On this day nine years ago, a political cartoonist went to work in Colombo.

He never came home.

Prageeth Eknaligoda was an outspoken critic of the government of Sri Lanka. He worked tirelessly to expose the gross human rights violations committed against Tamil civilians during the civil war. It was his investigations into the government’s alleged use of chemical weapons against its own people that many have suggested was the reason for Prageeth’s abduction on 24th January 2010, as he travelled on the evening commute.

He is one of many media workers in Sri Lanka – including many lesser known Tamil journalists – to have been disappeared or killed during the armed conflict and its aftermath.

For nearly a decade, Prageeth’s wife, Sandhya, has fought unrelentingly to uncover the truth about what happened to her husband, and to bring to book those responsible for his disappearance. She has made countless court appearances, battled misinformation campaigns, and faced down appalling threats and intimidation from nationalist thugs. Yet despite her efforts, and the arrest of a number of suspects, Sri Lanka’s grindingly slow court system is yet to deliver justice.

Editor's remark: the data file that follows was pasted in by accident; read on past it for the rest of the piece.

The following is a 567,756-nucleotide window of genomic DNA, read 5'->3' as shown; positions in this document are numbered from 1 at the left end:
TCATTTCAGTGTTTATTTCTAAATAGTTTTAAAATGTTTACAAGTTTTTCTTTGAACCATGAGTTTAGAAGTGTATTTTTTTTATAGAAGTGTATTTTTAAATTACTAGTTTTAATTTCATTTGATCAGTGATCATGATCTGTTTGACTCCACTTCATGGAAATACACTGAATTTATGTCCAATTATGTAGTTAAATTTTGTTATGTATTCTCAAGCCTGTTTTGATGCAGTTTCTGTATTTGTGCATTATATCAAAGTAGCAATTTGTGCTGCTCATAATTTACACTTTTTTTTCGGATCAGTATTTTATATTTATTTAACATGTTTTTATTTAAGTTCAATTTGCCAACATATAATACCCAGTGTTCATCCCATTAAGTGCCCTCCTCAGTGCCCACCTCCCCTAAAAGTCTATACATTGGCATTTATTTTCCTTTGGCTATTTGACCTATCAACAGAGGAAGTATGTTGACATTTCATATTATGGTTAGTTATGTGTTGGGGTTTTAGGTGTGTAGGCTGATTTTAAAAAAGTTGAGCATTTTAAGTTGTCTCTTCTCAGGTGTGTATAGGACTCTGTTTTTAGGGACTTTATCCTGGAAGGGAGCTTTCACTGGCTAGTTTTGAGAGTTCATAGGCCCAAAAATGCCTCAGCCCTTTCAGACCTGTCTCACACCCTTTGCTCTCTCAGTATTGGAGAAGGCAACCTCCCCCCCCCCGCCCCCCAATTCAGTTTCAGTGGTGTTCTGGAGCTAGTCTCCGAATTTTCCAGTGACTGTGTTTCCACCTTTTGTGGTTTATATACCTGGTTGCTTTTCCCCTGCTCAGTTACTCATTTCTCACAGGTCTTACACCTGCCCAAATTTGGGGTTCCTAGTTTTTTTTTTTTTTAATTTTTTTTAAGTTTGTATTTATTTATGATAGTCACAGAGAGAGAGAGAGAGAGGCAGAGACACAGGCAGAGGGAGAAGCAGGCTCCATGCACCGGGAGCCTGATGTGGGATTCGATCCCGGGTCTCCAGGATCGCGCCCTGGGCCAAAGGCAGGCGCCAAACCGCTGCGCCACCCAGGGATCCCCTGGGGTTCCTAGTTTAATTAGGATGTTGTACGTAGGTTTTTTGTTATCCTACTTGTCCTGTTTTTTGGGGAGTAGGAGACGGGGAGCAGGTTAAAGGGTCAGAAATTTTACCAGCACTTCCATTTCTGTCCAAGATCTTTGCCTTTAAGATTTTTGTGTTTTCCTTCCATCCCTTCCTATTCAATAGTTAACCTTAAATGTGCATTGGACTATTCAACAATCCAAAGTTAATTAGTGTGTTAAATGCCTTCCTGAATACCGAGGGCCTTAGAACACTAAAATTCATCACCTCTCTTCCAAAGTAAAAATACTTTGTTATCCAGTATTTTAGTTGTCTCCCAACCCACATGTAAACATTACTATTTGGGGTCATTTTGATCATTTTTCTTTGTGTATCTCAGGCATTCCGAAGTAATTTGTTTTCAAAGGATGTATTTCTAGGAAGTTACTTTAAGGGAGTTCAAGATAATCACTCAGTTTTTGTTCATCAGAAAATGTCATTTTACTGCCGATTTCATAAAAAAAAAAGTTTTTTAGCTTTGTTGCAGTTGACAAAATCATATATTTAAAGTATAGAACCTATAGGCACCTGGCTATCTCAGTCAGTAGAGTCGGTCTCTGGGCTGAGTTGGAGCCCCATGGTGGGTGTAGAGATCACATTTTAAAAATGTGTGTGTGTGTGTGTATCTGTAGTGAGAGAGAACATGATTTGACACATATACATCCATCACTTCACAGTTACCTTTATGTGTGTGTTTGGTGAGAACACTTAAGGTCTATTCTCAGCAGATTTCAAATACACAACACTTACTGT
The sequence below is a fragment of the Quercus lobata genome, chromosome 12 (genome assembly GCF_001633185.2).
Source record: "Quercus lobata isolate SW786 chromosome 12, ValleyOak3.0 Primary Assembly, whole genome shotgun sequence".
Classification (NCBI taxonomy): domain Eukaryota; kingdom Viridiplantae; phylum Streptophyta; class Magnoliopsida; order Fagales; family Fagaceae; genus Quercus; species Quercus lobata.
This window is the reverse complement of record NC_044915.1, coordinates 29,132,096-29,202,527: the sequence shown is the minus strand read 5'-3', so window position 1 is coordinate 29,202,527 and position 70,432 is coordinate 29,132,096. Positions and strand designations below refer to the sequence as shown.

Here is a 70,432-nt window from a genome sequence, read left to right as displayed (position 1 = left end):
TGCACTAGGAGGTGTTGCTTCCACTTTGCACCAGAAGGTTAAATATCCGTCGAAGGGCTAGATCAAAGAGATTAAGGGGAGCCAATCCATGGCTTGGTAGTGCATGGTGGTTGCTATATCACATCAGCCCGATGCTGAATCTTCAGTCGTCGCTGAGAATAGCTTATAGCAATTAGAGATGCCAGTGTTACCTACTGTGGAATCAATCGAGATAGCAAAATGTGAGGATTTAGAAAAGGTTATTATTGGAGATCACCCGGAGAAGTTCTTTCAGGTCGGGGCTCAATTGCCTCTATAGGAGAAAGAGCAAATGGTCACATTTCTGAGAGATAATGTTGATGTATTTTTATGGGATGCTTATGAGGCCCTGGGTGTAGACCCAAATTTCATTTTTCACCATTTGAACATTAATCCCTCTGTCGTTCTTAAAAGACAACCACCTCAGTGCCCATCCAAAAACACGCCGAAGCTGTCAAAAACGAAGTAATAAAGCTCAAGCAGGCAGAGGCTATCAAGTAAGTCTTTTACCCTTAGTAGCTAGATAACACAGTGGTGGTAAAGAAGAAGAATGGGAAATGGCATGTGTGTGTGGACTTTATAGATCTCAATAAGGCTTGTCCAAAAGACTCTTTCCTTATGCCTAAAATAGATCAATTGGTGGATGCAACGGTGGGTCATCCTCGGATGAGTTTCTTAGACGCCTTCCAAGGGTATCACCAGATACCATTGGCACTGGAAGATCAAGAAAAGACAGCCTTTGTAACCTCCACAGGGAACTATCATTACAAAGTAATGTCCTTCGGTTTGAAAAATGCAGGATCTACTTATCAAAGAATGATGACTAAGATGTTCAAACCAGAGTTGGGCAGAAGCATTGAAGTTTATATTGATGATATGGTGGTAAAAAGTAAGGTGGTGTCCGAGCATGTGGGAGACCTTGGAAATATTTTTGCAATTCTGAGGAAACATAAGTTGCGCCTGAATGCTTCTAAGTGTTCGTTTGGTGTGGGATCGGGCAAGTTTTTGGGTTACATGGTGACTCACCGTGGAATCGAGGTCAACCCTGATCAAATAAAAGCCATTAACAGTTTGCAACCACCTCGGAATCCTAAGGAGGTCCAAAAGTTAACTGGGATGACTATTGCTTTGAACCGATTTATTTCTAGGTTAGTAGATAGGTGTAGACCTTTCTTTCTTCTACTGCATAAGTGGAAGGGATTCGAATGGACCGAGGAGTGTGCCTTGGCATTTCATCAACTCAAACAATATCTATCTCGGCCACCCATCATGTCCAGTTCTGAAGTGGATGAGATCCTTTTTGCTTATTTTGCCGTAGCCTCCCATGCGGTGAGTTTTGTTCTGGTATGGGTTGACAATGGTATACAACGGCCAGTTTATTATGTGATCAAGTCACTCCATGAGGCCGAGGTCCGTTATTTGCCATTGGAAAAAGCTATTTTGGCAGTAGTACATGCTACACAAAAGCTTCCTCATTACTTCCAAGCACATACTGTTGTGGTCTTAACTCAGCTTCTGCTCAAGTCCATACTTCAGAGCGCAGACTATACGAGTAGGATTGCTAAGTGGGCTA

To mark this day, we wanted to share with you a couple of powerful short video clips featuring Sandhya hosted on the citizen journalism website, Groundviews. We’d like to invite our supporters to demonstrate their solidarity with Sandhya – who is today speaking in Colombo – by sharing a link to these videos on social media along with a message of support, or one of the many striking cartoons by or in tribute to Prageeth. (Alternatively you can send us a note by email, and we will do our very best to pass it on).

In order to amplify your message, we suggest using the hashtag #WhereIsPrageeth. And you can ensure it is heard by those in power by ‘tagging’ in your posts Sri Lanka’s leaders, President Maithripala Sirisena and Prime Minister Ranil Wickremesinghe.

Those involved in Prageeth’s disappearance want the world to forget what happened nine years ago. Sandhya’s words are a reminder of why we must not let that happen:

“Justice is served when the perpetrators are punished. All those who were killed, disappeared, abducted, assaulted, whose limbs were broken during Mahinda Rajapaksa’s regime have not received justice. This Government, that came to power on these issues, has a responsibility to see that justice is served.”